An interview with Marie-Jose Mondzain: What is an image?
Marie-José Mondzain is one of the major philosophers writing about image, iconography, and representation today. In this interview, she discusses a few of the central ideas in her approach to and thinking about the nature of image and image-making as they bear upon the emergence of subjectivity and visibility in general. According to Mondzain, images are not visual objects we may or may not see; rather they are the site where the visible and its invisibility crisscross each other in opening the field of presence. Images, as Mondzain says in the interview, are cracks or leaks in being. They are where lights first come in and where man and beings are born to each other in their being-in-the world, that is, in their truth. To the point at every turn, her answers to questions in this interview provide a glimpse into her forceful thinking and insights.
KEYWORDS Icon; image; gaze; representation; spectatorship; subject
Marie-José Mondzain is a French philosopher specializing in arts, history, visual culture, and Byzantium civilization. She graduated from École Normale Supérieure de Sèvres and received her Doctorate from Université Panthéon-Sorbonne. She is a research director at Écoles des hautes études en sciences sociales (EHESS, the School for Advanced Studies in the Social Sciences) and Centre nationale de la rescherche scientifique (CNRS, the French National Centre for Scientific Research). Her book, Image, icône, économie: les sources byzantines de l’imaginaire contemporain (1996) was translated into English and published by Stanford University in 2004. Her most recent book is Confiscation: des mots, des images et du temps (2017).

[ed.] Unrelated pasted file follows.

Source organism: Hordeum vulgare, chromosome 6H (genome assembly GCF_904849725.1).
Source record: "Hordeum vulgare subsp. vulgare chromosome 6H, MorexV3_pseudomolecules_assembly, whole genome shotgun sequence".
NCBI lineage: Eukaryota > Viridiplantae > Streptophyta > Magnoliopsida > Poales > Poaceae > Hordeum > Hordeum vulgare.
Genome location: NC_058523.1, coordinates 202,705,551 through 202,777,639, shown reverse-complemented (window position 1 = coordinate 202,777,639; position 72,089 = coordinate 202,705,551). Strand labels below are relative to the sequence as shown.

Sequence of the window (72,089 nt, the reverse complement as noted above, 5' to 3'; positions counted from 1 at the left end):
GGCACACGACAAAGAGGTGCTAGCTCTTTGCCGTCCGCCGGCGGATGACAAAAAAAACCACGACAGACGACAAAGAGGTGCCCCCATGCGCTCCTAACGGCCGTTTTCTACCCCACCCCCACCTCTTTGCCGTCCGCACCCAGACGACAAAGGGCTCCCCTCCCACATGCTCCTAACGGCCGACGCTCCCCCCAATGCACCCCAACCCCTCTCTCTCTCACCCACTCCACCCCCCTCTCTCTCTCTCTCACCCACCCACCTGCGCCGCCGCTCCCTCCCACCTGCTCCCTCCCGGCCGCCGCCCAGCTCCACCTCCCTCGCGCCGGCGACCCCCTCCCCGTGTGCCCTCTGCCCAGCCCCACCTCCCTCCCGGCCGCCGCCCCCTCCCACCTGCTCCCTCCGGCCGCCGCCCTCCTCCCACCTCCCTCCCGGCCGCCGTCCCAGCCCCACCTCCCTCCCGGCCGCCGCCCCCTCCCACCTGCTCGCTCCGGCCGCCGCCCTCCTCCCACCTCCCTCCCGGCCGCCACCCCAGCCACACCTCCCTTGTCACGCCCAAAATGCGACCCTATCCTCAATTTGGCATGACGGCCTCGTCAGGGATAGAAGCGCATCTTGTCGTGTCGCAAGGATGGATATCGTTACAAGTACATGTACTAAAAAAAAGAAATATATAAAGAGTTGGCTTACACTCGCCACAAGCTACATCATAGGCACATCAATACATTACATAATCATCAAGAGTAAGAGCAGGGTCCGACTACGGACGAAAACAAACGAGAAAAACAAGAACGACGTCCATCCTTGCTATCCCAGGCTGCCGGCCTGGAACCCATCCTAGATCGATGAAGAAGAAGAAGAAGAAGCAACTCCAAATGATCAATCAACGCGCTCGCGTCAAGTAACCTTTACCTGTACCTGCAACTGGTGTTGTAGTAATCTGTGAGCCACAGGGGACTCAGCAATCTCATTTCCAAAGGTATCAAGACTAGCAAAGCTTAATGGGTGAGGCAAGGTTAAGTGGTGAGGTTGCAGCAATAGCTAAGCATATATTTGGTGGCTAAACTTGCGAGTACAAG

Briankle G. Chang teaches in the Department of Communication at the University of Massachusetts, Amherst. He is the author of Deconstructing Communication: Representation, Subject and Economies of Exchange (Uni of Minn Press, 1996) and Co-editor of Philosophy of Communication (MIT Press, 2012.) His recent publications include “Benjamin’s Travel,” in a Special Issue on Walter Benjamin in Positions he edited in 2018 and “Seeing Goddess in Typhoons” that appeared in differences in 2018.